In an epic battle of behemoths, Microsoft and four other US technology companies are seeking legal protection in a Manhattan court against US intelligence agencies, presently empowered to spy on millions of users’ data stored outside the country.
Some of the most reputable names in the tech business say
revelations of the National Security Agency’s global spying
network, leaked last summer by former
NSA-contractor-turned-whistleblower Edward Snowden, could result
in the loss of billions of dollars in business if overseas
customers believe their files are vulnerable to US surveillance.
The arguments were submitted to a Manhattan district judge ahead of a July hearing to settle the matter, Reuters reported.
The latest legal action follows a court decision handed down in April that concluded it was legal for the government to order Microsoft to comply with a sealed search warrant for a customer email file that is stored in Dublin, Ireland. The judge ruled that the search warrant is a "hybrid” (which he described as “part search warrant and part subpoena"), saying that the recipient of a subpoena must produce information in its possession regardless – even if that data is stored outside of the United States.
The judge added that if territorial limitations on search warrants were moved to cyberspace, "the burden on the government would be substantial, and law enforcement efforts would be seriously impeded."
Now, a group of large tech firms, comprised of Verizon, Apple,
AT&T and Cisco Systems are openly supporting Microsoft’s
upcoming court battle against government snooping.
Lawyers for the companies, which provide internet services, as well as remote data storage (otherwise known as "cloud computing") say they suffered another setback in April when a Manhattan magistrate judge ruled on behalf of the government in its effort to make Microsoft comply with a search warrant for a customer email files, stored in Dublin, Ireland, AP reported.
Microsoft operates data centers around the world, including in the United States, Ireland, the Netherlands, Japan and Brazil.
The world’s largest software developer argued that the decision threatens the US Constitution's protections against illegal search and seizure, poses a risk to US foreign relations and "reduces the privacy protection of everyone on the planet."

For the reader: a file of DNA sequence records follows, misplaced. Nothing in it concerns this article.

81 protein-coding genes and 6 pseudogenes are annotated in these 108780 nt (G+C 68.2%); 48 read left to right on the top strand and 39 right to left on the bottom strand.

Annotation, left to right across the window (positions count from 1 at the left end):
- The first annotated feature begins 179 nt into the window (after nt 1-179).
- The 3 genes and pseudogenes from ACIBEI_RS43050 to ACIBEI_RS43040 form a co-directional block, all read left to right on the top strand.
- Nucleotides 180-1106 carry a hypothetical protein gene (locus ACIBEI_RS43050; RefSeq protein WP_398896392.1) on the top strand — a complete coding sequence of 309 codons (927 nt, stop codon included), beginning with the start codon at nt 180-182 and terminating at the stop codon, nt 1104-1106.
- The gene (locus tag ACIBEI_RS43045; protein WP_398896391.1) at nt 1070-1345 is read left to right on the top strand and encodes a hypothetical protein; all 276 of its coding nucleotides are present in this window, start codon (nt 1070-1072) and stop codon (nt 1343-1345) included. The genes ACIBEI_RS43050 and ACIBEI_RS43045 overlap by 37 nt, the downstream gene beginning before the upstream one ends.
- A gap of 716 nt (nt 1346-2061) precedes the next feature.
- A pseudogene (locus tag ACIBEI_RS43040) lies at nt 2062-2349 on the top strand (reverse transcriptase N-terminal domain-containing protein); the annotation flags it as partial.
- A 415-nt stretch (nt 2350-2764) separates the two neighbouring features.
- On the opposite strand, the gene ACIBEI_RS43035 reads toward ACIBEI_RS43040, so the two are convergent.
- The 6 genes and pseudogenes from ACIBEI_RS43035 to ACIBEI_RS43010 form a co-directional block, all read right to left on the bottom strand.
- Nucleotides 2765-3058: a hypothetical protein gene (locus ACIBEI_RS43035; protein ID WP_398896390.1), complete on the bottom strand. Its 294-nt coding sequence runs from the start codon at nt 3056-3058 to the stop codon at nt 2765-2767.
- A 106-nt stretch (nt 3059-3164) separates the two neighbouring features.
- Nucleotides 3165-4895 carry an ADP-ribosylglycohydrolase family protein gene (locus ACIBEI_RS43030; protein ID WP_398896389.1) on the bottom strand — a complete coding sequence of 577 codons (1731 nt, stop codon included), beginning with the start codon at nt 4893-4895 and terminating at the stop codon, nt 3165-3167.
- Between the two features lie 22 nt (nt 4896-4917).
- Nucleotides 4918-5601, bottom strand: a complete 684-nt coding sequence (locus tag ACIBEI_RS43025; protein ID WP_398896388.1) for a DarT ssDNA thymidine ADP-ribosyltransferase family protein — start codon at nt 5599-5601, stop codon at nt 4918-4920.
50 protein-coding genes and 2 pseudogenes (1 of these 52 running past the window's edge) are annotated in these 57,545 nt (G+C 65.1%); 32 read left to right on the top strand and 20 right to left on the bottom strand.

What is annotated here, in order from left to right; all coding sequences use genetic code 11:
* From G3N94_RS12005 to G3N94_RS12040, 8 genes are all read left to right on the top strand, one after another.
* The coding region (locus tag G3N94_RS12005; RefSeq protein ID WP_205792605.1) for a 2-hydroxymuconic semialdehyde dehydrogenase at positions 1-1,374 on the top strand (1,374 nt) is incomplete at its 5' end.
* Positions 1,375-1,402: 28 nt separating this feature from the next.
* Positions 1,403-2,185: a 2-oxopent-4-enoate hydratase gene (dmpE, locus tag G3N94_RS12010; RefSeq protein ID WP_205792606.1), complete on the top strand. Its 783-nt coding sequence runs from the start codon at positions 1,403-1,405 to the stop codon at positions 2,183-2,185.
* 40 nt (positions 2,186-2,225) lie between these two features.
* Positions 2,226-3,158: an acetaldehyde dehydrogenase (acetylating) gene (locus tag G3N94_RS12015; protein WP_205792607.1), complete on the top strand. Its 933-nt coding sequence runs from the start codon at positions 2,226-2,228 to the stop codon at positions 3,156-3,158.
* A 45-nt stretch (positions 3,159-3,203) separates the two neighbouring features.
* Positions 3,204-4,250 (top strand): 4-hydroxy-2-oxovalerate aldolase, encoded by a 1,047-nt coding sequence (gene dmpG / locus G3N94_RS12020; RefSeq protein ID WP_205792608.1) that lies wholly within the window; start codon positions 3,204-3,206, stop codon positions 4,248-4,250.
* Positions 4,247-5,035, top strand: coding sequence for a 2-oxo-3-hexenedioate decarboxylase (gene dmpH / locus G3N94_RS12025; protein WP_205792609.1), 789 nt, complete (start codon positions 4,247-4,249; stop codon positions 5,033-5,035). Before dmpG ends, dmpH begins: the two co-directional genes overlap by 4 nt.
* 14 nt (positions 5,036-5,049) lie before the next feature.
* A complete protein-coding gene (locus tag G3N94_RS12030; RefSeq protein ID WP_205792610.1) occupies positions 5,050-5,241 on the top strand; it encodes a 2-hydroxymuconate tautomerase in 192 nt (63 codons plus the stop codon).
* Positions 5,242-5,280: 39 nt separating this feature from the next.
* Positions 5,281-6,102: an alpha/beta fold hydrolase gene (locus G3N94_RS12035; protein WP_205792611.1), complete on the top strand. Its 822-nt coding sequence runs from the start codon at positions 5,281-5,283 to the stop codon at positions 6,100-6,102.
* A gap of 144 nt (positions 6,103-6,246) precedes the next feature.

"Over the course of the past year, Microsoft and other US technology companies have faced growing mistrust and concern about their ability to protect the privacy of personal information located outside the United States," Microsoft said in court documents. "The government's position in this case further erodes that trust, and will ultimately erode the leadership of US technology companies in the global market."
Prosecutors, meanwhile, said Microsoft’s position on the government’s ability to obtain communications in certain instances is a “dangerous impediment” to the authorities and their investigative work.
Microsoft's position "serves as a dangerous impediment to the
ability of law enforcement to gather evidence of criminal
activity," they said.
Meanwhile, the software giant, founded by Bill Gates and Paul Allen in 1975, said it has encountered "rising concerns among both current and potential customers overseas" and some customers have cited the ruling as they chose a foreign provider to store data.
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"If this trend continues, the US technology sector's business model of providing 'cloud' Internet-based services to enterprises, governments, and educational institutions worldwide will be substantially undermined," Microsoft said.
In court documents filed last week, Verizon said the ruling, if unchallenged, "would have an enormous detrimental impact on the international business of American companies, on international relations and on privacy."
It said the ruling "could cost US businesses billions of dollars in lost revenue, undermine international agreements and understandings, and prompt foreign governments to retaliate by forcing foreign affiliates of American companies to turn over the content of customer data stored in the United States."
In court papers, AT&T said the ruling threatened to provide
law enforcement with "a global information access tool
The Electronic Frontier Foundation, a civil liberties watchdog, said the government's intrusiveness “poses a grave risk to privacy."